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1.
Korean J Med Educ ; 36(2): 213-221, 2024 Jun.
Artigo em Inglês | MEDLINE | ID: mdl-38835313

RESUMO

PURPOSE: This study developed and implemented case-based flipped learning using illness script worksheets and investigated the responses of preclinical students and professors to the intervention in terms of its effectiveness, design, and implementation. METHODS: The study was conducted at a medical school in Korea, where the "clinical reasoning method" course, originally a lecture-oriented course, was redesigned into a flipped learning. In total, 42 second-year medical students and 15 professors participated in this course. After the class, online surveys were conducted, and a focus group interview was held with seven students to explore the students' experiences in more detail. RESULTS: In total, 37 students and seven professors participated in the survey. The mean score for all items is 3.12/4 for the student survey and 3.43/4 for the professor survey. The focus group interview results were categorized as the beneficial aspects and challenges for the development of clinical reasoning. CONCLUSION: The findings indicated that their responses to the intervention were generally positive, and it is thought to be an effective instructional method for fostering clinical reasoning skills in preclinical medical students.


Assuntos
Raciocínio Clínico , Currículo , Educação de Graduação em Medicina , Grupos Focais , Aprendizagem Baseada em Problemas , Estudantes de Medicina , Humanos , Aprendizagem Baseada em Problemas/métodos , Educação de Graduação em Medicina/métodos , República da Coreia , Inquéritos e Questionários , Competência Clínica , Docentes de Medicina , Faculdades de Medicina , Avaliação Educacional , Masculino , Feminino
2.
BMC Med Educ ; 24(1): 658, 2024 Jun 13.
Artigo em Inglês | MEDLINE | ID: mdl-38872172

RESUMO

BACKGROUND: The consensus that clinical reasoning should be explicitly addressed throughout medical training is increasing; however, studies on specific teaching methods, particularly, for preclinical students, are lacking. This study investigated the effects of an illness script worksheet approach in flipped learning on the development of clinical reasoning abilities in preclinical students. It also explored whether the impact of this intervention differed depending on clinical reasoning ability after dividing the students into high and low groups based on their pre-diagnostic thinking inventory (DTI) scores. METHODS: This study used a one-group pre-post test design and convenience sampling. Forty-two second-year medical students were invited to participate in this study. The course, "clinical reasoning method," was redesigned as an illness script worksheet approach in flipped learning. The course was an eight-week long program. The students met once or twice per week with a different professor each time and engaged with 15 clinical cases in small groups in one classroom. Each time, one professor facilitated seven groups in a single classroom. The effectiveness of the intervention was measured using DTI before and after the intervention. A learning experience survey was conducted with post-DTI assessment. RESULTS: Thirty-six students participated in the survey and their data were analyzed. The mean pre-DTI score was 170.4, and the mean post-DTI score was 185.2, indicating an 8.68% increase (p < .001). Significant differences were also found in both high and low groups between the pre- and post-DTI assessments. However, the low group improved much more than the high group and exhibited a significant increase in one of the DTI subscales as well. The overall average score on the learning experience survey was 3.11 out of 4. CONCLUSION: The findings indicated that the intervention was an effective instructional method for the development of clinical reasoning in preclinical students and was more beneficial for students with a low level of clinical reasoning ability. This study demonstrated that the intervention can be a feasible and scalable method to effectively and efficiently train clinical reasoning in preclinical students in a classroom.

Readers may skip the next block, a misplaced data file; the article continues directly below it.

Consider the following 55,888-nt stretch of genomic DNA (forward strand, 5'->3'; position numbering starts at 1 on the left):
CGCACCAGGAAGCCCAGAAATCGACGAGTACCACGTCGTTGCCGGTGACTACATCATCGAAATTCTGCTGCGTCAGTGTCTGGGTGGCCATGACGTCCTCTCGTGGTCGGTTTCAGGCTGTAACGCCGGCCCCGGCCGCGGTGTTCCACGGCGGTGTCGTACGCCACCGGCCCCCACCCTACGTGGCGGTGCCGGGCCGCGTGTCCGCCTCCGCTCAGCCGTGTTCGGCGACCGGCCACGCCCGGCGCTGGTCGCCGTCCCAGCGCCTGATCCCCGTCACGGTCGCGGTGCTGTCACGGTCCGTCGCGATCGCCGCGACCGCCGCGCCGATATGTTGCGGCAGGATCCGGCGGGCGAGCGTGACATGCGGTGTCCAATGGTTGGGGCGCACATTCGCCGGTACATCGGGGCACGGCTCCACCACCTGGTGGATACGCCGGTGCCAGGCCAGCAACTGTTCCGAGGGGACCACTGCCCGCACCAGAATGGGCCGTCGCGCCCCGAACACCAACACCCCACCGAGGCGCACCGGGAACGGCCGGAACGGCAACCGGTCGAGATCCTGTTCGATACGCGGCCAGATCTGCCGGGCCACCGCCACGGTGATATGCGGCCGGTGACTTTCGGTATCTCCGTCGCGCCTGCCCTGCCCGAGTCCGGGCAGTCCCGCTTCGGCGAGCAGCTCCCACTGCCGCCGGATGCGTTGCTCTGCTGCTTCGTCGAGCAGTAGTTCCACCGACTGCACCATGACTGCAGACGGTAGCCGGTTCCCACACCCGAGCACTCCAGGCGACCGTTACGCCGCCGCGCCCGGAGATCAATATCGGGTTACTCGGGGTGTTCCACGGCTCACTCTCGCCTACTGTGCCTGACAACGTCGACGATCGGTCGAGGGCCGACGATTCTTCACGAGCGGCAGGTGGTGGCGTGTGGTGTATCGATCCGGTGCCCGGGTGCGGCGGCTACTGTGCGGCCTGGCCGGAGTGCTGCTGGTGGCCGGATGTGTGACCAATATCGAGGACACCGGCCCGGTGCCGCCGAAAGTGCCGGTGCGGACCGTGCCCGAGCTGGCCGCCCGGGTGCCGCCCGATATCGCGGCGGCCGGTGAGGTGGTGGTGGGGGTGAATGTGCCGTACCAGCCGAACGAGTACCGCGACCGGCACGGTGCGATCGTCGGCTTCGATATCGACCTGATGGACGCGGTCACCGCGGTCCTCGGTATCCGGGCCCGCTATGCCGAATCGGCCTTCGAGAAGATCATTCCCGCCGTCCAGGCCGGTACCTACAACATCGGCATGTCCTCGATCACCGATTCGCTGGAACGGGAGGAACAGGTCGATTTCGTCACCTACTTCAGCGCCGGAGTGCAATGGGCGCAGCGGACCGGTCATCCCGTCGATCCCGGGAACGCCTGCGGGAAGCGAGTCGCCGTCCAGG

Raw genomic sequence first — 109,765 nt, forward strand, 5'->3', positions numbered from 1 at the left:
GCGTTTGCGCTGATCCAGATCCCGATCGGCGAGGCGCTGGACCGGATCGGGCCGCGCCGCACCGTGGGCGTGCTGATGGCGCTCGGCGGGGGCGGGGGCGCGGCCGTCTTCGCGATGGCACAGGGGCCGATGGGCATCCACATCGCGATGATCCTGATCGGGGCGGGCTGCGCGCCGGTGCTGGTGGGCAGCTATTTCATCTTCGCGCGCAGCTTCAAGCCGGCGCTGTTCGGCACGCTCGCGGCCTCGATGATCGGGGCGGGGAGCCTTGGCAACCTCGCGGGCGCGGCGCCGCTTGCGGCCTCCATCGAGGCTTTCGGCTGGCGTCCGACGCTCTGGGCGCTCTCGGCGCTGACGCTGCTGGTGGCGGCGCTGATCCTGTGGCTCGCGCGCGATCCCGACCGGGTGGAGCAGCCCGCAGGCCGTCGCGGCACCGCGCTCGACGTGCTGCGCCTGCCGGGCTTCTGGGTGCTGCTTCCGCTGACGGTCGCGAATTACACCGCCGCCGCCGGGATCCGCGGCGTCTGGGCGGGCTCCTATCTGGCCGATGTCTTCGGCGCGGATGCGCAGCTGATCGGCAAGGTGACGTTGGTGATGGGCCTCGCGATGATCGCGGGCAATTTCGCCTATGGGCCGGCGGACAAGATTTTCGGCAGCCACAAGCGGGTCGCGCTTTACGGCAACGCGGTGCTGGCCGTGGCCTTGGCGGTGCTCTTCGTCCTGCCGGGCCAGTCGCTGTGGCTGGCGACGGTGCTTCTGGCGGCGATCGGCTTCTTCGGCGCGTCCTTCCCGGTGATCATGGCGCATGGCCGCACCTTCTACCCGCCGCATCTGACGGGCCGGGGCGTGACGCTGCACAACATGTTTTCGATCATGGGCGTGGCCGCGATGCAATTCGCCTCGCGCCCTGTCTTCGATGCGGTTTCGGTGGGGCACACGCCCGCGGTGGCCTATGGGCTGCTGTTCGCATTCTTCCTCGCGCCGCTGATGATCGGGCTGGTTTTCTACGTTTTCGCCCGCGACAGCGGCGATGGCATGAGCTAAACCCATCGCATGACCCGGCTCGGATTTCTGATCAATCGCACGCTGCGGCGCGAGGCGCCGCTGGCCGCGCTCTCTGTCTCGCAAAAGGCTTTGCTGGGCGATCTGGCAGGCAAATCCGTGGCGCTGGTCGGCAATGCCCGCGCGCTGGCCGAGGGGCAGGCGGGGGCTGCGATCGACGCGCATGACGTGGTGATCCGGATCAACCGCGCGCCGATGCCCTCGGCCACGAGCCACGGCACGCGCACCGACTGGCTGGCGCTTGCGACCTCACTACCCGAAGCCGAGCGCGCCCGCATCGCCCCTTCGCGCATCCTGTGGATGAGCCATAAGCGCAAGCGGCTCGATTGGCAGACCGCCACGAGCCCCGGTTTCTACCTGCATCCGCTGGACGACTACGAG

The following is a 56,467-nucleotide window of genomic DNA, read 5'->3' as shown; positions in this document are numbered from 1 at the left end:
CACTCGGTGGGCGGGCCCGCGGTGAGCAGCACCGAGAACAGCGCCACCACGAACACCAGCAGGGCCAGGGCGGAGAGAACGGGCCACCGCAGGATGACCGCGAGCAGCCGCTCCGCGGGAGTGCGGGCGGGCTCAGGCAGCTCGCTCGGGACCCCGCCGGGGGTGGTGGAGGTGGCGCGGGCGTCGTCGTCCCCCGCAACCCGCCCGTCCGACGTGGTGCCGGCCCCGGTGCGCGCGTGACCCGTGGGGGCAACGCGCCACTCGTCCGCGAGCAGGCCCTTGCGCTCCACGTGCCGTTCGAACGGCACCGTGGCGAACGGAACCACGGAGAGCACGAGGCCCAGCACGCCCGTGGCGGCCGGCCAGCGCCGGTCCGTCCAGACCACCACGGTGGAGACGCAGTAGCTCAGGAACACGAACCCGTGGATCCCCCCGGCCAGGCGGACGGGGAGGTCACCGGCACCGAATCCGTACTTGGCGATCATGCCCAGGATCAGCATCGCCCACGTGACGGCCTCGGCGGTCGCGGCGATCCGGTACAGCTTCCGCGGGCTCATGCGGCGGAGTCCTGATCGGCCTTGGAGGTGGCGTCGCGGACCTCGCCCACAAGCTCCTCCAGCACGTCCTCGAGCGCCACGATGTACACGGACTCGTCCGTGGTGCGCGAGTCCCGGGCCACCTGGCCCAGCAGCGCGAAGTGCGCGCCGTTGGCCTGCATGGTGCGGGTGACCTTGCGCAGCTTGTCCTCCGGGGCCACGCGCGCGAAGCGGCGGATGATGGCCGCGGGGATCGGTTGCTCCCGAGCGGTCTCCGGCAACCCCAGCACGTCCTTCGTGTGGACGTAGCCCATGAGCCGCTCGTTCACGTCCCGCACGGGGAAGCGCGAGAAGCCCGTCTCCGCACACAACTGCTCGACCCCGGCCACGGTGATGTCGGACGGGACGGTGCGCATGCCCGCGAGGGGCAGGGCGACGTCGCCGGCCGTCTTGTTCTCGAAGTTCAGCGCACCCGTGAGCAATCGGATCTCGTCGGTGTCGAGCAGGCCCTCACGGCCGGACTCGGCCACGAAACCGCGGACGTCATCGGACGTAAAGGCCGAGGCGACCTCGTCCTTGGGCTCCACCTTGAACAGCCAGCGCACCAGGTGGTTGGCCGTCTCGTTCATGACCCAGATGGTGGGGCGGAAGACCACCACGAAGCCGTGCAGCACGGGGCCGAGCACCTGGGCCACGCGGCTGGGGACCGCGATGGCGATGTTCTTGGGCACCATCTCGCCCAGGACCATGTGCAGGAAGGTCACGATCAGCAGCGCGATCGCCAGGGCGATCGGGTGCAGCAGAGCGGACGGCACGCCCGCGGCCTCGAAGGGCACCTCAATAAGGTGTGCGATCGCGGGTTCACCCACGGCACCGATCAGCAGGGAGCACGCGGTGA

Assuntos
Raciocínio Clínico , Educação de Graduação em Medicina , Avaliação Educacional , Aprendizagem Baseada em Problemas , Estudantes de Medicina , Humanos , Estudantes de Medicina/psicologia , Educação de Graduação em Medicina/métodos , Feminino , Masculino , Competência Clínica , Adulto Jovem , Currículo
3.
Int J Nurs Educ Scholarsh ; 21(1)2024 Jan 01.
Artigo em Inglês | MEDLINE | ID: mdl-38864164

RESUMO

OBJECTIVES: This prospective cohort study evaluated the effect of unfolding case-based learning on undergraduate nursing students' self-perceived clinical decision-making ability. METHODS: Students' self-reported responses to Jenkins's Clinical Decision Making in Nursing Scale were compared between the unfolding case-based learning cohort (n=140) and the comparison cohort (n=126) at a school of nursing in the United States. RESULTS: The results revealed similar students' responses between the two study cohorts. However, unfolding case-based learning significantly increased students' perceived proficiency in "search for information and unbiased assimilation of new information". CONCLUSIONS: Findings from the present study highlight possibilities presented by unfolding case-based learning in undergraduate nursing education. The study supports that unfolding case studies can be introduced early on, and then nurtured throughout the undergraduate program to influence the development of nursing students' clinical decision-making skills.


Assuntos
Competência Clínica , Tomada de Decisão Clínica , Bacharelado em Enfermagem , Aprendizagem Baseada em Problemas , Estudantes de Enfermagem , Humanos , Bacharelado em Enfermagem/métodos , Estudantes de Enfermagem/psicologia , Estudantes de Enfermagem/estatística & dados numéricos , Feminino , Estudos Prospectivos , Aprendizagem Baseada em Problemas/métodos , Masculino , Estados Unidos , Adulto , Adulto Jovem , Currículo , Pesquisa em Educação em Enfermagem